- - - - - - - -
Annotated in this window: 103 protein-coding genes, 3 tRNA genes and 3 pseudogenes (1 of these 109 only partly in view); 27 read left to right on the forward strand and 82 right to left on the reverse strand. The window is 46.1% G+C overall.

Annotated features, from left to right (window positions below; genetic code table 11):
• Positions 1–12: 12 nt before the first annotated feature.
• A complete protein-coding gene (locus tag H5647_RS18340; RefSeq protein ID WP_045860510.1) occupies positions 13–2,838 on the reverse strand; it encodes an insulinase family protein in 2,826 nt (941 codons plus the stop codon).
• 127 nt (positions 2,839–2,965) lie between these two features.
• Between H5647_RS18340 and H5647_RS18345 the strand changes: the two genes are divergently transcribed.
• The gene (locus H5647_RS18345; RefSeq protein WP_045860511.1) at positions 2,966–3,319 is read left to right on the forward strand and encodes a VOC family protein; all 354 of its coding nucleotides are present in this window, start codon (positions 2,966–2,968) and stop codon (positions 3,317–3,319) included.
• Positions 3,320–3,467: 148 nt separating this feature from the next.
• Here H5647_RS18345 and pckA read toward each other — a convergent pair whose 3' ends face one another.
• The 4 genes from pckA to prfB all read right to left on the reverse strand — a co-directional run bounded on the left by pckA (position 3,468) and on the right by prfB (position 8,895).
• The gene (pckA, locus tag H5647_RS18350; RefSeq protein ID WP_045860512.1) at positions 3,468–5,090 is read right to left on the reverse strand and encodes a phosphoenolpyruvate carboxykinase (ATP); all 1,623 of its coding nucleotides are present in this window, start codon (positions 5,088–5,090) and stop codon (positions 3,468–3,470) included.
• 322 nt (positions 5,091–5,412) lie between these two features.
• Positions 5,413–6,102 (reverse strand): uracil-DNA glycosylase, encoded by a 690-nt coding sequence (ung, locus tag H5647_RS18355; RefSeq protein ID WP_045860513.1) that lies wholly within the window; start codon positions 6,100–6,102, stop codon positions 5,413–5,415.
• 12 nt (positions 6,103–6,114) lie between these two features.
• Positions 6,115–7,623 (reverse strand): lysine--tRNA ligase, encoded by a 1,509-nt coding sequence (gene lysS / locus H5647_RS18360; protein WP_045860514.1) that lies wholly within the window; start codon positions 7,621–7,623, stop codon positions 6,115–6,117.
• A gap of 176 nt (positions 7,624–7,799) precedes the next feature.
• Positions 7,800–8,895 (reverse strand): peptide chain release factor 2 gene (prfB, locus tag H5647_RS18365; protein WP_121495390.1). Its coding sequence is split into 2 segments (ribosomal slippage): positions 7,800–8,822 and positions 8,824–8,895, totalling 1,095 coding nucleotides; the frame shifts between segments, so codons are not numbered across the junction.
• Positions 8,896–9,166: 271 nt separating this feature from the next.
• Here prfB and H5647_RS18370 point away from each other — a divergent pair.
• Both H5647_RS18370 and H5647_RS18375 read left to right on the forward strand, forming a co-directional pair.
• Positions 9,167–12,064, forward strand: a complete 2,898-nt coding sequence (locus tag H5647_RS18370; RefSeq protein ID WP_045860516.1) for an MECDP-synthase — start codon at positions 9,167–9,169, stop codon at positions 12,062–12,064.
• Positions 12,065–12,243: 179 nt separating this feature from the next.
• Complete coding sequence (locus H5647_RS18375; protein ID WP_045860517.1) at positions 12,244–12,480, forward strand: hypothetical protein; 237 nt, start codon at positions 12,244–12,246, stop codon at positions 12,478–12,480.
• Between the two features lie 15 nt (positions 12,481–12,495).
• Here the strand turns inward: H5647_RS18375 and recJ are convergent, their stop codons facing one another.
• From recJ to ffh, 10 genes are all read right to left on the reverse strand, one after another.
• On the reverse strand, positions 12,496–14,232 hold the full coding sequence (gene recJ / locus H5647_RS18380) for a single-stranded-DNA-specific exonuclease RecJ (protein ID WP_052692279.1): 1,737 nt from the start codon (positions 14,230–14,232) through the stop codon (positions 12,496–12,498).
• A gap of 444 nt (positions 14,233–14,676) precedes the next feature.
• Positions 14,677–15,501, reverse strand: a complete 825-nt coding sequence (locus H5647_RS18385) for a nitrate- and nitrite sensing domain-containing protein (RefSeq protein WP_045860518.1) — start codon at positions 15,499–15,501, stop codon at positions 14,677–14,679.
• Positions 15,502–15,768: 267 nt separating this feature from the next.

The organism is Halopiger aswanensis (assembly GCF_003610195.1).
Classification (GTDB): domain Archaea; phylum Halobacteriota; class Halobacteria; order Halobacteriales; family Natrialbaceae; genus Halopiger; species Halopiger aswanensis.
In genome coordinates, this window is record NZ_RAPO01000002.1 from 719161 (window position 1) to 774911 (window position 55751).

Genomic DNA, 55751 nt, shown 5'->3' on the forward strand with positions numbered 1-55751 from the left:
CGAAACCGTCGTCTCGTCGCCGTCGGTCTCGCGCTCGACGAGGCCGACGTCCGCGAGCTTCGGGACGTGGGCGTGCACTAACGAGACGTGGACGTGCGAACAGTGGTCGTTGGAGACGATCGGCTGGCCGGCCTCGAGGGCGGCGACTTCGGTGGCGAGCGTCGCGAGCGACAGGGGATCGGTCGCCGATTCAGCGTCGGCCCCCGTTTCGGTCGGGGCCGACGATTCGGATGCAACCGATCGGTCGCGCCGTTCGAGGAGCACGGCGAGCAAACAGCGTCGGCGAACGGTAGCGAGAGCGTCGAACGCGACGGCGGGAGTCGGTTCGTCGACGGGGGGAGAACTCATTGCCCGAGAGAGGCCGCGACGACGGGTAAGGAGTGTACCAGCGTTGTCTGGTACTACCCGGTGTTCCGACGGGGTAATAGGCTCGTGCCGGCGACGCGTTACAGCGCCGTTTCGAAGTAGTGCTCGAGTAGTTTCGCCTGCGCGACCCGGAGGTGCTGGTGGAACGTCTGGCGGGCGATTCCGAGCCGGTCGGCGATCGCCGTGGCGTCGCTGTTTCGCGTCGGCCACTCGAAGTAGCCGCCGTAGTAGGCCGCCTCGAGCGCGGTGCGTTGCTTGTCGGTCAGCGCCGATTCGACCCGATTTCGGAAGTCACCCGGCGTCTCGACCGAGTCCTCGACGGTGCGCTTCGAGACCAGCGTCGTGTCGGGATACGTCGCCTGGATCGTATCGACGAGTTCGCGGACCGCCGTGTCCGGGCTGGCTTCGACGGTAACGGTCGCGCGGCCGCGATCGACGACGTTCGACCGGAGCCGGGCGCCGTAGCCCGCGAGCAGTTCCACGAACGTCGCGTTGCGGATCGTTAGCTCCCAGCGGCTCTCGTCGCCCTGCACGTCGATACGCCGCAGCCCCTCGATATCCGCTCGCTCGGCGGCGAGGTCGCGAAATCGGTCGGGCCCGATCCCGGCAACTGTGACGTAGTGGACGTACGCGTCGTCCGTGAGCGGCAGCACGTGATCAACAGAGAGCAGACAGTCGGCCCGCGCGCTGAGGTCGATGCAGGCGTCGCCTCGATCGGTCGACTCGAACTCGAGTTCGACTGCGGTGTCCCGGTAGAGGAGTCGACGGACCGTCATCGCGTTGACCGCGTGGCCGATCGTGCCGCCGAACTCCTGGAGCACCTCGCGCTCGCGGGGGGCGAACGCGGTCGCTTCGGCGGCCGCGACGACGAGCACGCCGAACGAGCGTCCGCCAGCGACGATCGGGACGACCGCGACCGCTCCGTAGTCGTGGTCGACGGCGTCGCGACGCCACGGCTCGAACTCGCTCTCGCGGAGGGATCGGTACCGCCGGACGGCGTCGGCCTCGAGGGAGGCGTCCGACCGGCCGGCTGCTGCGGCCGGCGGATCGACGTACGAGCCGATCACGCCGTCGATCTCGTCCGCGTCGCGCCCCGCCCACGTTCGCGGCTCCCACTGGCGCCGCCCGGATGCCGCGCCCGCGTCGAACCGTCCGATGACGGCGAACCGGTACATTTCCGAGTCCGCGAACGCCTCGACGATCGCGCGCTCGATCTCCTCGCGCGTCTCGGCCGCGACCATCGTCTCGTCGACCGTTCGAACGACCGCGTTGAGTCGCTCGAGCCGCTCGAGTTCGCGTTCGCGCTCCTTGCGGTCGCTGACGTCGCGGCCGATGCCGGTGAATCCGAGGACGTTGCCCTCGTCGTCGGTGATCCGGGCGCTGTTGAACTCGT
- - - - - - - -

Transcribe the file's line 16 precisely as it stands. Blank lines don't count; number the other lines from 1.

• A gap of 176 nt (positions 7,624–7,799) precedes the next feature.